Reading Hamlet and Ophelia by John Marsden is the closest I’ve come to reading Shakespeare. I’m not even familiar with any of Shakespeare’s stories, except for Romeo and Juliet, and the only reason I know that plot is because of the gorgeous film of the same name starring Leonardo DiCaprio and Claire Danes which was directed by the fabulous Baz Luhrmann.
I tried reading Macbeth once, but couldn’t get past the first page. When I saw John Marsden’s name on this book, I had high hopes of learning to love Shakespeare’s work.
John Marsden is an Australian author who writes books for children and teenagers. My daughter introduced me to the ‘Tomorrow’ series and despite being an adult, I’ve enjoyed and appreciated a great many of his books. If you haven’t read any, get yourself to a bookshop and buy ‘Tomorrow, When the War Began’. John Marsden is a good writer who tells a good story (there is no higher praise than this).
Okay, back to Hamlet and Ophelia. The main character, Hamlet, is crazy. He is also the Prince of Denmark. In the opening pages, the reader learns that Hamlet’s father was recently murdered by his own brother, Claudius, as he wanted to become king. Gertrude, Hamlet’s mother, married Claudius just two months after Hamlet’s father’s death, and Hamlet strongly suspects her of carrying on with Claudius well before his father’s death (talk about sibling rivalry). Apparently, “Something is rotten in the state of Denmark.”
While Hamlet is struggling emotionally following his father’s death and his mother’s remarriage, Hamlet’s father appears to him as a ghost, demanding that Hamlet seek revenge for his death. Polonius, an adviser to Claudius, was so hungry for power that he was accidently killed by Hamlet while eavesdropping on a conversation between Hamlet and his mother. Hamlet is in love with Ophelia, Polonius’s daughter, but not surprisingly, after her father’s death she also suffers mental health issues and suicides.
This whole bunch of Danish royalty were a sad and sorry lot, and an extreme example of a dysfunctional family. The only character who appeared to be good, sane and honourable in this whole book was Horatio, Hamlet’s friend. Everyone speaks in riddles, from cryptic gravediggers to the main characters.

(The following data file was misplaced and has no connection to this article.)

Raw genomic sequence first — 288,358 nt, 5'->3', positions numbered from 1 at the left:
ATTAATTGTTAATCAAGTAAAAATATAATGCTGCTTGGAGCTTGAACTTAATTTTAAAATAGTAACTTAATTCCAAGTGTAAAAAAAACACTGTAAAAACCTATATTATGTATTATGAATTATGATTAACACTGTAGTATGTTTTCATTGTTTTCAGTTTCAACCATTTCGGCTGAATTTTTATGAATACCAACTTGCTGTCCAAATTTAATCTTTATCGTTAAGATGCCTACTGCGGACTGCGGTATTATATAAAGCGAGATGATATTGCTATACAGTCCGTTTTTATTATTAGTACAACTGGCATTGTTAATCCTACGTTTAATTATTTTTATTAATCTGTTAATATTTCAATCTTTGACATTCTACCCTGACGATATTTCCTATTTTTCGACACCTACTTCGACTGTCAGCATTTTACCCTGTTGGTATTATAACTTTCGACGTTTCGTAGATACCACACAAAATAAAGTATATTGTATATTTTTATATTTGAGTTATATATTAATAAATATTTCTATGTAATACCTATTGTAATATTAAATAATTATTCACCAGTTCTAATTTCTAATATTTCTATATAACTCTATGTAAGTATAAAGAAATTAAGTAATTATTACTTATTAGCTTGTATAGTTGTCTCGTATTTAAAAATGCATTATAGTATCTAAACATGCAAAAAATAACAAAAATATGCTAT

I did enjoy coming across phrases and quotes in Hamlet and Ophelia from Shakespeare which are in common use today, and I particularly liked Horatio’s advice to Hamlet, that “If your heart dislikes anything, obey it. Trust your instincts.”
“To be or not to be, that is the question,” is from Hamlet too. I never knew the meaning of this quote, but when he says this Hamlet is querying if it is better to live or die. Better to live, I say. There is so much to look forward to and take pleasure in. However, my life is a lot less complicated than Hamlet’s was.
After reading Hamlet and Ophelia by John Marsden I wouldn’t go out of my way to read Shakespeare. This story lacked depth and I was disappointed that the relationship between Hamlet and Ophelia wasn’t developed more fully. Although I’m a reader, rather than a movie buff, I’m going to watch the Kenneth Branagh version of Hamlet, because I feel that I have to get to the bottom of what Hamlet and Shakespeare are all about. This retelling was too superficial to give me the Shakespeare experience that I was looking for. Either that or I could try harder with the real thing and persevere with The Tragedy of Hamlet.